• NMR;
  • 1H;
  • plant;
  • metabolic profiling;
  • metabolomics;
  • extraction;
  • Arabidopsis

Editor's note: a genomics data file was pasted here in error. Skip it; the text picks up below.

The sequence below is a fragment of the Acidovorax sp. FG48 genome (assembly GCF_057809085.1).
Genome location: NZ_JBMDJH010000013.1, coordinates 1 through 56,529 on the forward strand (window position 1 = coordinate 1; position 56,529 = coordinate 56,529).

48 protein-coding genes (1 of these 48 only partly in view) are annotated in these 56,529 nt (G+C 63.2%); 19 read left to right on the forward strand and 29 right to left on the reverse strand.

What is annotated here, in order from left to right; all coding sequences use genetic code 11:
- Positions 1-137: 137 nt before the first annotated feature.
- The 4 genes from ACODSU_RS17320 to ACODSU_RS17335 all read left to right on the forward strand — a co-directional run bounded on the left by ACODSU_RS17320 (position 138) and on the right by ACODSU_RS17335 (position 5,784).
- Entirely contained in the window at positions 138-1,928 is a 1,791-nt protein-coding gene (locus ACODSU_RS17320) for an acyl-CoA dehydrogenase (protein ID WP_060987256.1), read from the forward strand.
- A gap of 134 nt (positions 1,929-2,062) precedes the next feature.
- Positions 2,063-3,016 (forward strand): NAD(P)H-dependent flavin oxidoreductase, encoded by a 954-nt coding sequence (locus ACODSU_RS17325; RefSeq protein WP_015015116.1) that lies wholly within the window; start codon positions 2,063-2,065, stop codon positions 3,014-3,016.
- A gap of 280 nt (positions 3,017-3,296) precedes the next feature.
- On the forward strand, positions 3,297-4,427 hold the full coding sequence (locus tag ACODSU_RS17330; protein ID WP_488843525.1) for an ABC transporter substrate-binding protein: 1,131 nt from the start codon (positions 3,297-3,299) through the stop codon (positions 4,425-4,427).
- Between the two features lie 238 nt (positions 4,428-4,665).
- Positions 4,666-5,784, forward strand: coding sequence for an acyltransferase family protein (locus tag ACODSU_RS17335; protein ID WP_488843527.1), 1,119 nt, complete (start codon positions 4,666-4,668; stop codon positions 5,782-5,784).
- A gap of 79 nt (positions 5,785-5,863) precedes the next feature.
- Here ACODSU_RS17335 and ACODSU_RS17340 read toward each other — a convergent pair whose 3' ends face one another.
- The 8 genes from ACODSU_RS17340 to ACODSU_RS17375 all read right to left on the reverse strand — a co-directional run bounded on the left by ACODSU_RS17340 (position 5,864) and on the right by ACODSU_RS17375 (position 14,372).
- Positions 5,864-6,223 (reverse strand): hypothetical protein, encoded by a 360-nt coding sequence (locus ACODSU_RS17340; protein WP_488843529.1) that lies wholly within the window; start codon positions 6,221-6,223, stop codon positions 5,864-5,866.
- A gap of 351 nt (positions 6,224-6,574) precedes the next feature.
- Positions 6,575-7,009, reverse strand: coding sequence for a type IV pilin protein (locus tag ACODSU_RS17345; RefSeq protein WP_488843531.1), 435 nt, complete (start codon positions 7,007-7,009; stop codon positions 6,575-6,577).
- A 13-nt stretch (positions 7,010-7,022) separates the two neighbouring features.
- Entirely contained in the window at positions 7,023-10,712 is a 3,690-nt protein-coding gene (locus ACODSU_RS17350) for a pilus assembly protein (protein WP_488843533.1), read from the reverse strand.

Metabolite analysis is recognized as an important facet of systems biology, however complete metabolome characterization has not been realized due to challenges in sample preparation, inherent instrumental limitations and the labor intensive task of data interpretation. This work aims to compare several commonly used metabolite extraction strategies for their effect on the 1H nuclear magnetic resonance (NMR) metabolic profile of extracts of the model plant Arabidopsis thaliana. Extractions were carried out on aliquots from a pool of homogenized plant tissue using CD3CN/D2O, buffered D2O, perchloric acid in D2O, CD3OD/D2O and CD3OD/D2O/CDCl3 as the extraction solvents. The effects of lyophilization as a sample pretreatment, solvent evaporation and extract fractionation for removal of interfering species were studied. Representative spectra are presented for qualitative interpretation. Analytical reproducibility was evaluated by principal components analysis. Perchloric acid facilitated acid-catalyzed cleavage of sucrose, further complicating biological interpretation of the resulting metabolite profile. The solvent system CD3OD/D2O/CDCl3 gave the least reproducible results in our hands. D2O extracts suffered from poor stability probably due to contamination by soluble enzymes, which were not denatured in this solvent. CD3CN/D2O extracts showed greater stability than D2O alone, but problems were encountered due to degradation of 1H NMR spectral resolution during lengthy acquisitions due to partial phase separation. In addition, this solvent system produced spectra with significant contamination by lipids that obscured spectral regions containing the resonances of the aliphatic amino acids. These problems were solved by speedvacuuming the CD3CN/D2O extract and reconstituting in D2O solution. Copyright © 2009 John Wiley & Sons, Ltd.